Pet food can contain drug-resistant bacteria that may pass to humans
Pet dogs and cats could be passing on potentially deadly antibiotic-resistant bacteria to their owners.
Separate studies in Germany and Portugal have found that some pets harbour microbes that can withstand important antibiotics, including one used as a last resort. Other work suggests resistant bacteria are found in pet food, especially the increasingly popular raw food products.
One of the new studies analysed raw, tinned and dry dog food brands sold commercially in Europe. Although some live gut bacteria were present in all three types, raw food had by far the highest level of microbes resistant to multiple antibiotics.
Such bacteria were in all nine samples of raw food, one out of 22 of the tinned samples and in none of the 15 dry foods. “The main risk is that these bacteria can be a reservoir in pets’ and humans’ gut of resistance genes able to be transferred to other [disease-causing] bacteria,” says Ana Freitas at the University of Porto in Portugal, who was involved in the study.
Two new studies of faecal samples taken from pets and their owners suggests transfer to humans may sometimes happen, although neither yet has data on whether the animals were given raw or cooked food.
In work by Carolin Hackmann at the Charité – University Hospital Berlin, Germany, and her colleagues, 23 out of 45 dogs studied carried antibiotic-resistant bacteria, as well as one out of 71 cats. In two dogs, the microbes matched strains of bacteria found in their owners’ stool samples. This small number suggests pets aren’t a major source of drug-resistant microbes in their owners, says Hackmann.
In a Portuguese study, two out of 55 dogs had gut microbes with resistance to the last-resort antibiotic colistin, which could be needed to treat bacterial pneumonia in intensive care. One dog shared this strain with its owner – although without further genetic analysis, it is unknown which direction the microbe had travelled.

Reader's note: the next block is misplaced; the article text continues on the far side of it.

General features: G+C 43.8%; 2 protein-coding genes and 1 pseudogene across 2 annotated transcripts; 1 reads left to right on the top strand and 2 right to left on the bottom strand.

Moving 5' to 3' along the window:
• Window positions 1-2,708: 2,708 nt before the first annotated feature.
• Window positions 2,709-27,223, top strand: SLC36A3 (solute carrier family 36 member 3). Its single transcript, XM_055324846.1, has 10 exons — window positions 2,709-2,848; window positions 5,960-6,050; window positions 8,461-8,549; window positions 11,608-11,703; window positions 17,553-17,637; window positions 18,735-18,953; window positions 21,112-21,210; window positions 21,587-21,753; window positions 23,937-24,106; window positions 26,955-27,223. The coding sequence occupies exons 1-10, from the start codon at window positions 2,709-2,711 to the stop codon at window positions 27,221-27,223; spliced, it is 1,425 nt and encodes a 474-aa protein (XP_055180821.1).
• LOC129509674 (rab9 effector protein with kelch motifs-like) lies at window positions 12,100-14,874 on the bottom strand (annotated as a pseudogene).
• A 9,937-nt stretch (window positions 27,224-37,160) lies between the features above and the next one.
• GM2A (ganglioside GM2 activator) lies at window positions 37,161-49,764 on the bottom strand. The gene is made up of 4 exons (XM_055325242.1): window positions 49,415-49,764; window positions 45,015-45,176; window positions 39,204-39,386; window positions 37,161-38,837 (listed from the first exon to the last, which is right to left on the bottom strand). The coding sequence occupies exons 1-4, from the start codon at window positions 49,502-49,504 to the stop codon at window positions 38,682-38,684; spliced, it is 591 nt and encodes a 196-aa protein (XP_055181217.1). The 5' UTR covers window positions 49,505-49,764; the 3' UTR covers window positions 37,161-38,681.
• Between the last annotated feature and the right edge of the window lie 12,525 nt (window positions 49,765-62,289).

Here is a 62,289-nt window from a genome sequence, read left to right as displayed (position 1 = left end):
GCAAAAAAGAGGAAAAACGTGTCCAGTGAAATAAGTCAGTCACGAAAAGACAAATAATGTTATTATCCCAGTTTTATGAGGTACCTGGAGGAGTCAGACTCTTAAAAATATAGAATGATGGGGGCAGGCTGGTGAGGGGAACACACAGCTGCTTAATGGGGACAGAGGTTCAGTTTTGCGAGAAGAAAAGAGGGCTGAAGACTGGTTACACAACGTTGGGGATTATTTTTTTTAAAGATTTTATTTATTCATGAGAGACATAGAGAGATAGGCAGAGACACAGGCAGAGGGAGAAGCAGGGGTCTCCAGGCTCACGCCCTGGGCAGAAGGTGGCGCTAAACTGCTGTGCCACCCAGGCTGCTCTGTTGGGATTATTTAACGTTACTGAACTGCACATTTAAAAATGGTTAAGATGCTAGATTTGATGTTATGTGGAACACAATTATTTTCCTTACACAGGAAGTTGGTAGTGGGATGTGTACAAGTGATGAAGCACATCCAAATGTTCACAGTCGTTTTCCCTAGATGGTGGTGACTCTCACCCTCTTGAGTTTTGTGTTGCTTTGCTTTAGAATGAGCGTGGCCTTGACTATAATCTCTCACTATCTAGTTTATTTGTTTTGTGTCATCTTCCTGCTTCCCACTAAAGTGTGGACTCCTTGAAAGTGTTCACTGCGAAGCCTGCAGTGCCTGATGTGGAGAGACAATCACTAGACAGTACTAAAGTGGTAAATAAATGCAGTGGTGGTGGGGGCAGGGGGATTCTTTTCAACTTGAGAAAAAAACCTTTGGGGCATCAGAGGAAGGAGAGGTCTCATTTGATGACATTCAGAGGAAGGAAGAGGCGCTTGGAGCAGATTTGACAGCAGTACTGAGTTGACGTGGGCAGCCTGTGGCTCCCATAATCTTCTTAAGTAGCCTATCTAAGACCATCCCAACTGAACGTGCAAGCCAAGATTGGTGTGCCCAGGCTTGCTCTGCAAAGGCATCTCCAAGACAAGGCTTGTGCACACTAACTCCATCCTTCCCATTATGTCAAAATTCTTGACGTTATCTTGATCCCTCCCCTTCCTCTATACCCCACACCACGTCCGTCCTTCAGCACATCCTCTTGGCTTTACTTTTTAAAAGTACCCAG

All the research was submitted to the European Congress of Clinical Microbiology and Infectious Diseases that had been due to take place in Paris this month.
These last resort antibiotics could be needed if people develop bacterial pneumonia arising from coronavirus infection, although there haven’t been any known covid-19 pneumonia cases in which pet food was implicated.
Even before the current covid-19 pandemic, antibiotic resistance was seen as one of the biggest public health threats because it can make conditions such as pneumonia, sepsis and wound infections untreatable.
While doctors are trying to slow the spread of antibiotic resistance by prescribing these medicines only when necessary, resistant bugs are also common in farm animals because the drugs are widely used in agriculture.
The findings reinforce the need for people to practise good hygiene around their pets’ food and when picking up their faeces, says Constança Pomba at the University of Lisbon in Portugal, who was involved in one of the studies. “The level of sharing from the households that we have studied is very low. But this is a concern,” she says.
Brendan Clarke, head of the Raw Feeding Veterinary Society, says a large internet survey of pet owners suggested it was very rare for people to catch infections from raw pet food. “We’ve got to be careful we don’t scaremonger.”
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